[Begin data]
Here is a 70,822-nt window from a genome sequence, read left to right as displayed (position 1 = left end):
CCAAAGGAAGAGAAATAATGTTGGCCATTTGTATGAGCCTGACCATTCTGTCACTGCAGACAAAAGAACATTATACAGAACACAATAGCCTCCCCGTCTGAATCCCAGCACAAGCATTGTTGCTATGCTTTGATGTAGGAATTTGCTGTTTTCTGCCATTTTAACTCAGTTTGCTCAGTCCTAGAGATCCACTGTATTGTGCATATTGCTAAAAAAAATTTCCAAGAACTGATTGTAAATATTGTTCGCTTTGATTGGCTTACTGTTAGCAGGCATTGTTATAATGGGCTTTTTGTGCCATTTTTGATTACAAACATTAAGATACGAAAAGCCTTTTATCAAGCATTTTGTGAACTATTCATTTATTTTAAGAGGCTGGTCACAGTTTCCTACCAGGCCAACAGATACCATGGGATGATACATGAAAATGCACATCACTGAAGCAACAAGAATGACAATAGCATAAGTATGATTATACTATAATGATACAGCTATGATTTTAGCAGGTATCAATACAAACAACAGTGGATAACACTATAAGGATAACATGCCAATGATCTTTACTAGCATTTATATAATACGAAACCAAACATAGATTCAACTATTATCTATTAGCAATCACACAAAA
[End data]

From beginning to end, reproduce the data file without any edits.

Here is a 70,822-nt window from a genome sequence, read left to right as displayed (position 1 = left end):
CCAAAGGAAGAGAAATAATGTTGGCCATTTGTATGAGCCTGACCATTCTGTCACTGCAGACAAAAGAACATTATACAGAACACAATAGCCTCCCCGTCTGAATCCCAGCACAAGCATTGTTGCTATGCTTTGATGTAGGAATTTGCTGTTTTCTGCCATTTTAACTCAGTTTGCTCAGTCCTAGAGATCCACTGTATTGTGCATATTGCTAAAAAAAATTTCCAAGAACTGATTGTAAATATTGTTCGCTTTGATTGGCTTACTGTTAGCAGGCATTGTTATAATGGGCTTTTTGTGCCATTTTTGATTACAAACATTAAGATACGAAAAGCCTTTTATCAAGCATTTTGTGAACTATTCATTTATTTTAAGAGGCTGGTCACAGTTTCCTACCAGGCCAACAGATACCATGGGATGATACATGAAAATGCACATCACTGAAGCAACAAGAATGACAATAGCATAAGTATGATTATACTATAATGATACAGCTATGATTTTAGCAGGTATCAATACAAACAACAGTGGATAACACTATAAGGATAACATGCCAATGATCTTTACTAGCATTTATATAATACGAAACCAAACATAGATTCAACTATTATCTATTAGCAATCACACAAAA